Home sales in the Charlotte area “held steady” in September, according to the Charlotte Regional Realtor Association, which owns the Carolina Multiple Listings Services Inc.
Sales were up 3.2 percent over September 2015, to 3,839 properties sold from 3,721 a year ago. Sales were down 8.8 percent from August.
“As we look ahead into fourth quarter, we expect sales to continue to hold steady, even though there could be the possibility of some cooling across the market as we head into the time of year when consumers become less focused on buying and selling,” said Maren Brisson-Kuester, CRRA and MLS president, in a statement.
In light of government employment figures released Friday, National Association of Realtors Chief Economist Lawrence Yun indicated that the national outlook looks the same.
“The latest jobs report shows softening monthly trend with 156,000 net new jobs in September,” he said in a statement. “Given no major surprise in the data, the national outlook for the real estate market remains essentially unchanged, with home sales expected to squeak out slight gains in 2016 and 2017 while commercial building vacancy rates should continue to fall.”
The September hiring figures will probably keep the Federal Reserve on track to raise the short-term interest rate it controls by December, economists said. After seven years of pinning that rate at a record low near zero to try to spur more borrowing and spending, the Fed raised its rate modestly in December. It has not acted since.
“The September payroll report was a decent report that shows moderate job growth continues,” Scott Anderson, chief economist at Bank of the West, wrote in a note. “In many ways, it was a ‘Goldilocks’ number — not too hot or not too cold — for the market and the Fed.”
Despite low interest rates that may typically attract those looking to move up to a bigger home, many are choosing to remodel rather than sell.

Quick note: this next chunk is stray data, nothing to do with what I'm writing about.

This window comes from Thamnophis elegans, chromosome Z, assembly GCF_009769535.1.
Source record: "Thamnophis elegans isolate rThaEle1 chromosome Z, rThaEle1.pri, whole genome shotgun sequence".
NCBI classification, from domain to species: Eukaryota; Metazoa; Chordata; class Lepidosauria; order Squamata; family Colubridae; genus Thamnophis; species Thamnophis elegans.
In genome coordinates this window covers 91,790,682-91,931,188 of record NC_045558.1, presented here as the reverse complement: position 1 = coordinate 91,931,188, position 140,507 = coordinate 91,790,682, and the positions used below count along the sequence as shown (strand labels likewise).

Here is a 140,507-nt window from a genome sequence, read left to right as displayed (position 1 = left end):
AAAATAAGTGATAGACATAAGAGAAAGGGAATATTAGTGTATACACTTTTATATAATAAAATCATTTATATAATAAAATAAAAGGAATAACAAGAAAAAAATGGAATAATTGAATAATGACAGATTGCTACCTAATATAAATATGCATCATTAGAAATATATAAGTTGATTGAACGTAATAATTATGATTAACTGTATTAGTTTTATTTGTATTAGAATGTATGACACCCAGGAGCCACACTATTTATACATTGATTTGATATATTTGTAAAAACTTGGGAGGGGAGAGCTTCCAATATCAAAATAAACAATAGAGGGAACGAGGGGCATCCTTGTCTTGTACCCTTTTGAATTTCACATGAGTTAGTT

A low inventory of homes for sale continues to restrict activity. In the 12-county area covered by the CarolinaMLS, including York and Lancaster counties in South Carolina, the number of homes for sale represented a three-month supply, based on demand. It has hovered around that figure since December. A six-month supply is considered to be a market in equilibrium.
The number of listings in the CarolinaMLS has fallen 22.1 percent compared with September 2015, to 11,045 properties for sale. In September 2015, there were 14,174 homes for sale, representing a 4.2-months’ supply.
Within Charlotte’s city limits, listings were at a two-months’ supply, down 30 percent from a year ago.
Homes listed at prices under $300,000 are particularly scarce, reduced by large-scale purchases by investors for use as rentals; slow wage growth; and a lack of choices for buyers who may otherwise move up to a more expensive home.
In the submarkets with the highest median and average home prices – Davidson, Lake Norman and Waxhaw – the supply of homes ranges from 3.6 months to 5.9 months.
Listings were up slightly – 2.6 percent – year over year in September, to 4,494. Pending sales rose 18.3 percent, to 3,899, year over year.
The average sales price in September, $256,377, was up 7.2 percent compared to September 2015, and the median sales price, $207,000, increased 9.1 percent.
The average list price, $302,178, increased 7.2 percent compared to September 2015. Home sellers received 96.2 percent of the original list price, a 1.1 percent year-over-year increase.
The average number of days a property was on the market from the time it was listed until it closed was 99 days, which is 13 fewer days on market than a year ago. Days on market, which accrues for “active” and “under contract-show” statuses only, totaled 47 days, which is 14 fewer days on market than last September – a 25.4 percent decline.
The report can be found at www.CarolinaHome.com, under “Market Data.”
The Associated Press contributed to this report